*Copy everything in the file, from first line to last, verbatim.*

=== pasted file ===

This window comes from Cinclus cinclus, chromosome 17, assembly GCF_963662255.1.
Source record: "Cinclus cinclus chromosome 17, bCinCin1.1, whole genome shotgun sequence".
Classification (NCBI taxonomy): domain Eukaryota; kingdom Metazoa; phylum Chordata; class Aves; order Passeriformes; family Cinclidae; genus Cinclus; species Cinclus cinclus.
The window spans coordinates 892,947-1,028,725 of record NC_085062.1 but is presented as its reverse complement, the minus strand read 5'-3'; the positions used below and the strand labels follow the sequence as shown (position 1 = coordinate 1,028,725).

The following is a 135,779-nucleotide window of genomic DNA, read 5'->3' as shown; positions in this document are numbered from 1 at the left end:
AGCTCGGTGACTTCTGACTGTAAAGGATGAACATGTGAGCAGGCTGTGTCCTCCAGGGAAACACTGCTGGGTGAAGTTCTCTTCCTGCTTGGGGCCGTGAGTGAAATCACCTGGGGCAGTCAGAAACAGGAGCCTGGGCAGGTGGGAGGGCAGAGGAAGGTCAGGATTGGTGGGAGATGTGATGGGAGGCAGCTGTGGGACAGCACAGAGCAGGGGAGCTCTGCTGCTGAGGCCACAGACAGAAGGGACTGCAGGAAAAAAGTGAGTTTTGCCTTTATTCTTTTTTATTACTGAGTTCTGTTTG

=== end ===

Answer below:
This window comes from Cinclus cinclus, chromosome 17, assembly GCF_963662255.1.
Source record: "Cinclus cinclus chromosome 17, bCinCin1.1, whole genome shotgun sequence".
Classification (NCBI taxonomy): domain Eukaryota; kingdom Metazoa; phylum Chordata; class Aves; order Passeriformes; family Cinclidae; genus Cinclus; species Cinclus cinclus.
The window spans coordinates 892,947-1,028,725 of record NC_085062.1 but is presented as its reverse complement, the minus strand read 5'-3'; the positions used below and the strand labels follow the sequence as shown (position 1 = coordinate 1,028,725).

The following is a 135,779-nucleotide window of genomic DNA, read 5'->3' as shown; positions in this document are numbered from 1 at the left end:
AGCTCGGTGACTTCTGACTGTAAAGGATGAACATGTGAGCAGGCTGTGTCCTCCAGGGAAACACTGCTGGGTGAAGTTCTCTTCCTGCTTGGGGCCGTGAGTGAAATCACCTGGGGCAGTCAGAAACAGGAGCCTGGGCAGGTGGGAGGGCAGAGGAAGGTCAGGATTGGTGGGAGATGTGATGGGAGGCAGCTGTGGGACAGCACAGAGCAGGGGAGCTCTGCTGCTGAGGCCACAGACAGAAGGGACTGCAGGAAAAAAGTGAGTTTTGCCTTTATTCTTTTTTATTACTGAGTTCTGTTTG